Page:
Don't misunderstand me; I think it's an excellent form of entertainment, and entertainment with an important serious side. But even if someone is represented by a dozen predictions on Wrong Tomorrow, all of them (correctly) marked WRONG, that could just mean that it's only the wackiest 1% of their predictions that have been submitted. Which would show that they're far from infallible, but that's hardly news.

Quite possibly this is the best one can do without a large paid staff (which introduces troubles aplenty of its own); it's just not feasible to track every single testable prediction made by any pundit, and if that started being done and noticed the likely result is that pundits would start taking more care to make their predictions untestable.

Comment by g on The Pascal's Wager Fallacy Fallacy · 2009-03-18T23:04:36.000Z · score: 2 (2 votes) · LW · GW

vroman, see the post on Less Wrong about least-convenient possible worlds. And the analogue in Doug's scenario of the existence of (Pascal's) God isn't the reality of the lottery he proposes -- he's just asking you to accept that for the sake of argument -- but your winning the lottery.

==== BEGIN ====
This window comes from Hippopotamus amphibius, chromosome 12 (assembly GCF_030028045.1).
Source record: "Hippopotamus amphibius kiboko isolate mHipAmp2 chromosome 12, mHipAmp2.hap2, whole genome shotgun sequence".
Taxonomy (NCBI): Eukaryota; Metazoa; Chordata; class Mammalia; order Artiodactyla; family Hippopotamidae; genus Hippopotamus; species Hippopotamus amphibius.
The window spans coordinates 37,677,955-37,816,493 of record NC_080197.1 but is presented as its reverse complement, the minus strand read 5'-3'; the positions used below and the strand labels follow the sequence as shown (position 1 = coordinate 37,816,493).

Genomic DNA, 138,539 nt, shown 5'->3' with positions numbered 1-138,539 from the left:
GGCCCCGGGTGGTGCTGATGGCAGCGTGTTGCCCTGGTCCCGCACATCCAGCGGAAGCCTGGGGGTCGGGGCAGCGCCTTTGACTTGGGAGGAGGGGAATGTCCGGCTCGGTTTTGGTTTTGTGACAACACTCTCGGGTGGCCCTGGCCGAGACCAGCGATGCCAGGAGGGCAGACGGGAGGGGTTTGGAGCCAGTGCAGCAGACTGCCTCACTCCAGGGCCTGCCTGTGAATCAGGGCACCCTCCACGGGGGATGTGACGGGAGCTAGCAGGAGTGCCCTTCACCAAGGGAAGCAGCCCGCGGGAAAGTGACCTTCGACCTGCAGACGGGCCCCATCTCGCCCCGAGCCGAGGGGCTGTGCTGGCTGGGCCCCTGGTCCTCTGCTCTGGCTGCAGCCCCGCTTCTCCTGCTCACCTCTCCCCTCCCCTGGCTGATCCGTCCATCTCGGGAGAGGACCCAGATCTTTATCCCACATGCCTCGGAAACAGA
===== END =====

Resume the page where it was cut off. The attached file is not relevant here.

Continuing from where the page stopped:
Comment by g on The Pascal's Wager Fallacy Fallacy · 2009-03-18T19:01:02.000Z · score: 1 (1 votes) · LW · GW

Carl, it clearly isn't based only on that since Eliezer says "You see it all the time in discussion of cryonics".

Comment by g on The Pascal's Wager Fallacy Fallacy · 2009-03-18T08:59:20.000Z · score: 4 (4 votes) · LW · GW

Eliezer, it seems to me that you may be being unfair to those who respond "Isn't that a form of Pascal's wager?". In an exchange of the form

Cryonics Advocate: "The payoff could be a thousand extra years of life or more!"

Cryonics Skeptic: "Isn't that a form of Pascal's wager?"